For this project we were prompted to create a kitchen object that uses two analog inputs/outputs. So to start, I thought about different tasks I have done in the kitchen before and decided I wanted to make something that had to do with baking desserts because this is something I really enjoy. After some brainstorming, I had the idea to make an automatic cupcake froster. This device exhibits two analog inputs/outputs by using a distance sensor to determine distance between the frosting tip and a person’s hand (input) and then translating the distance into a power for the motor that squeezes out frosting (output). So, the closer the user holds the cupcake to the frosting tip the slower the frosting is pushed out of the bag. This device allows a baker to frost cupcakes precisely without having to hold a cumbersome bag in one hand.
How does it work?
The mechanism works by measuring distance between the hand holding the cupcake and the frosting tip with a distance sensor on the bottom platform. An Arduino Uno then takes this value and outputs a step speed for the step motor to turn at. The step motor is connected to a shaft by way of a coupler, the shaft then has a piece that spins with the shaft and holds a pulley in the center of the mechanism. These aluminum robotics pieces used to create the belt system are from Actobotics. To provide the belt with tension, there is another set of couplers and a shaft at the bottom of the mechanism as seen in the picture. There are also some mounting pieces along the sides of the wood that hold the shafts and step motor in place. All of these pieces are set up to allow the device to pull a bar down that squishes the frosting bag against the wood and forces frosting out the tip
This kitchen device uses an Arduino Uno in order to function and the coding is set up in the form of a state machine with 4 states. The program uses 7 pins not including the power source/ground pins. 1 pin reads the distance sensor (analog input), 4 pins communicate to the step motor (analog output), and 2 pins read button values. The buttons act as an on/off switch and then a “reverse” function that allows the user to bring the belt and bar back up and make it easier to switch out frosting bags. The four states that the code consists of are “ONSTILL”, “ONACTIVE”, “ONBACK”, and “OFF”. The three states that start with “on” can be entered only when the on/off button has been pushed once to turn the machine on while the “OFF” state can be entered once this same button is pushed a second time. Once the on/off button is pushed to turn the machine on, it moves between “ONSTILL” and “ONACTIVE” depending on the distance sensor value input that indicates whether or not something (i.e. a hand holding a cupcake) is in the frosting space. When the “reverse” button is pushed, the “ONBACK” state is entered.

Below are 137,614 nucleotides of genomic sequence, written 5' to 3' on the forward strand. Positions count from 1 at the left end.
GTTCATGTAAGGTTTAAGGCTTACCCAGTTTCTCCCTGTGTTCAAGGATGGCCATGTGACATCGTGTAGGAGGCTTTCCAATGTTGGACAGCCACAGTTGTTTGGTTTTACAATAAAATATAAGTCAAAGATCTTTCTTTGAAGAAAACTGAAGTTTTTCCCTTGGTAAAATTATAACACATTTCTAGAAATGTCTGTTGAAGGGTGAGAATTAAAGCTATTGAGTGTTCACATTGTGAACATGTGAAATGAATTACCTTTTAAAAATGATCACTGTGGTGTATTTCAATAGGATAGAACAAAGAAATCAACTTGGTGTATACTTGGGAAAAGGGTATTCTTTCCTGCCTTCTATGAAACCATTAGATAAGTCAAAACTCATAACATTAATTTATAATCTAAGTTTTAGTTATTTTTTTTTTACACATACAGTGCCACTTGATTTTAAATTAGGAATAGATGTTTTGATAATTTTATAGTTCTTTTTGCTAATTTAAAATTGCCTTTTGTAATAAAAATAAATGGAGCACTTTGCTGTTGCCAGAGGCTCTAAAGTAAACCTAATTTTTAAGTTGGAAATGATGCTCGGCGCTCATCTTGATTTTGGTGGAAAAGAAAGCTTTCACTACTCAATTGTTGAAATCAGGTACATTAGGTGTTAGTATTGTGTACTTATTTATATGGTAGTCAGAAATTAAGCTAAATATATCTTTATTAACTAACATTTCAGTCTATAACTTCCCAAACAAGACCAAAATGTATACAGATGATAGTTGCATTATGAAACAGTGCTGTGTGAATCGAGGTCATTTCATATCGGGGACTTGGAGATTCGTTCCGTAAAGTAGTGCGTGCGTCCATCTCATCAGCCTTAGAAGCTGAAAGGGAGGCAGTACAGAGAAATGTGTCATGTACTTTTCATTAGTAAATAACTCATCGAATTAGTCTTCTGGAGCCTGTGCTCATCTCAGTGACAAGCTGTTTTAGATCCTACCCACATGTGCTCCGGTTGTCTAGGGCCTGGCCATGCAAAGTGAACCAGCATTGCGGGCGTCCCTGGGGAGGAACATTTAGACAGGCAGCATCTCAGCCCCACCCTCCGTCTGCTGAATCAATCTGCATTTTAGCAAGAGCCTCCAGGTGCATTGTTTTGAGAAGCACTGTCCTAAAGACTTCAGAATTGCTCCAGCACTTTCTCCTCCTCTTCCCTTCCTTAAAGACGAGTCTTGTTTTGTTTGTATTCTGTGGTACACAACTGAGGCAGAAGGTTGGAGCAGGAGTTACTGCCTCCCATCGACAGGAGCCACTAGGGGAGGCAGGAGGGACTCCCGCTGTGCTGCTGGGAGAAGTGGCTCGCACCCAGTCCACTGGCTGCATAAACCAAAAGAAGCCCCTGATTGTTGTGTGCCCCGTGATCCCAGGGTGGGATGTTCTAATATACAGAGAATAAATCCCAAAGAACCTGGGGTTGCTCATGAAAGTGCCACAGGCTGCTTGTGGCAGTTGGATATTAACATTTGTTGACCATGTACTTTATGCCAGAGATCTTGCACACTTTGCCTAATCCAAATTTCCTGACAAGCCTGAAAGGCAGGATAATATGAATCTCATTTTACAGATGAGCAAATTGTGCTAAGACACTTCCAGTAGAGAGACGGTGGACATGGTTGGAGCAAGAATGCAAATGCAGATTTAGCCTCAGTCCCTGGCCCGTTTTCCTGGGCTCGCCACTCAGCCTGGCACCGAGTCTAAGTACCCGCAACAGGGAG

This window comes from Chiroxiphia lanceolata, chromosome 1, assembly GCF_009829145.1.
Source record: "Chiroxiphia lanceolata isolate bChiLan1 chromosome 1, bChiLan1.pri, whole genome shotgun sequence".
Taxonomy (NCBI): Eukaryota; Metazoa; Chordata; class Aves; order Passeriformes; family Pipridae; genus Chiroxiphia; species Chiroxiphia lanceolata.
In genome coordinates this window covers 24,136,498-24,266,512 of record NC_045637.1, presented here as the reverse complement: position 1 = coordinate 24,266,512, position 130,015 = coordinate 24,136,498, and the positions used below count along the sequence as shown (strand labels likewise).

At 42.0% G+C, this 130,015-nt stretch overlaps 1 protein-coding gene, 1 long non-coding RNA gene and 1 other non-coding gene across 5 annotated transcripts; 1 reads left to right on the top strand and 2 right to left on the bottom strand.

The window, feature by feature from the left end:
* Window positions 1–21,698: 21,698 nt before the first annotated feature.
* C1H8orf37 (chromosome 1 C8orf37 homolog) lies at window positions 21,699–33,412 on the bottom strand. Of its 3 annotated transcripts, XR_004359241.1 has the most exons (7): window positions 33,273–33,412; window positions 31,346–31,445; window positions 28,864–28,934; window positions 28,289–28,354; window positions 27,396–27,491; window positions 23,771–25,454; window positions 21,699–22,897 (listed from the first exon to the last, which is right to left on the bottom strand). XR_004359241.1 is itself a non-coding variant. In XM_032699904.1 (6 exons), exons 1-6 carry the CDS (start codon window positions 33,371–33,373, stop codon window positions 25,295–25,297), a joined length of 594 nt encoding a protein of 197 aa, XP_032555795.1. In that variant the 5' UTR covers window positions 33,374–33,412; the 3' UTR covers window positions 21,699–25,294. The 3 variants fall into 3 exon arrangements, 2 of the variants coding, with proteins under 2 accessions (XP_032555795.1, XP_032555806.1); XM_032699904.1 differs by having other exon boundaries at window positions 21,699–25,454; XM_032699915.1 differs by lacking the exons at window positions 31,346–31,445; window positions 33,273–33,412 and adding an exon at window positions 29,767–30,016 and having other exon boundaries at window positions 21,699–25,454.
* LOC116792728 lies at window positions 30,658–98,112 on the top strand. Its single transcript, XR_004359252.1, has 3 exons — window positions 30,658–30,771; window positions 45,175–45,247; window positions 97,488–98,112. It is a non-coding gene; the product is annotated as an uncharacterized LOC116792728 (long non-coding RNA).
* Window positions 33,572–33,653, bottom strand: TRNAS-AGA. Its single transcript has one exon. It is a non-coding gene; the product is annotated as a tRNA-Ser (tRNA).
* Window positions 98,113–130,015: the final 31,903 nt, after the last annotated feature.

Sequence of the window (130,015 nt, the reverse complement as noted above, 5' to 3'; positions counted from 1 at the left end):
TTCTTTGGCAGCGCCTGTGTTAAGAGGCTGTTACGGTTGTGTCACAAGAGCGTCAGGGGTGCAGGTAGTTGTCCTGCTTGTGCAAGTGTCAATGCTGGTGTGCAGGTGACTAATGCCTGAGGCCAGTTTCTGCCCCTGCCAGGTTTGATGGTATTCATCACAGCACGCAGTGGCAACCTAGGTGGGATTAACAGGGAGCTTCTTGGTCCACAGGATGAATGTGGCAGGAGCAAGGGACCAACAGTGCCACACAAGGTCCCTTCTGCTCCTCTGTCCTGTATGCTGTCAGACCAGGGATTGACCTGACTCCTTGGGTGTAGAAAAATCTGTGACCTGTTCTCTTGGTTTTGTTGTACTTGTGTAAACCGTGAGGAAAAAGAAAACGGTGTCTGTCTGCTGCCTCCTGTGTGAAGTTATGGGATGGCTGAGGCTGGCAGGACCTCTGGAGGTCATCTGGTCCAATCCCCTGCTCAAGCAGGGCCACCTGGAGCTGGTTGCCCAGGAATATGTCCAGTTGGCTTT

An interesting aspect of the code that I learned for this project is the stepper library. The stepper library allowed me to use functions that controlled my step motor such as “Stepper”, “setSpeed” and “step”. The “stepper” function allows you to set up the four step motor pins as one variable and the “setSpeed” and “step” functions control the motor’s movements. “setSpeed” sets the motor speed in rotations per minute, and “step” tells the motor how many ticks forward to go. Once I learned how to use these functions I was able to create the code which takes the value from the distance sensor and maps it to a representative speed value. The code set up is pictured below.
My main challenge with this assignment lied in the physical components. As seen in the video demo below, the wooden bar simply gets stuck once it reaches a certain point along the frosting bag. You can see that the motor shaft still moves at the different speeds along with the correlating distance from the distance sensor, it just is not able to move the wooden rod. I think this is due to the amount of pressure from the bag of frosting and the kcal if grip from the belt to the wooden bar. To solve this problem in the future, I would like to purchase a belt with teeth and then a more gear like piece for the shaft that’s attached to the step motor. I think this type of system would provide the bar with more strength and help to push the frosting out even with the amount of pressure that it has. I also think the wooden bar needs to be improved to be something that would hold on the the belt better and more easily slide through the tracks on either side. I hope to make these changes to my cupcake froster and hopefully get it working in the future.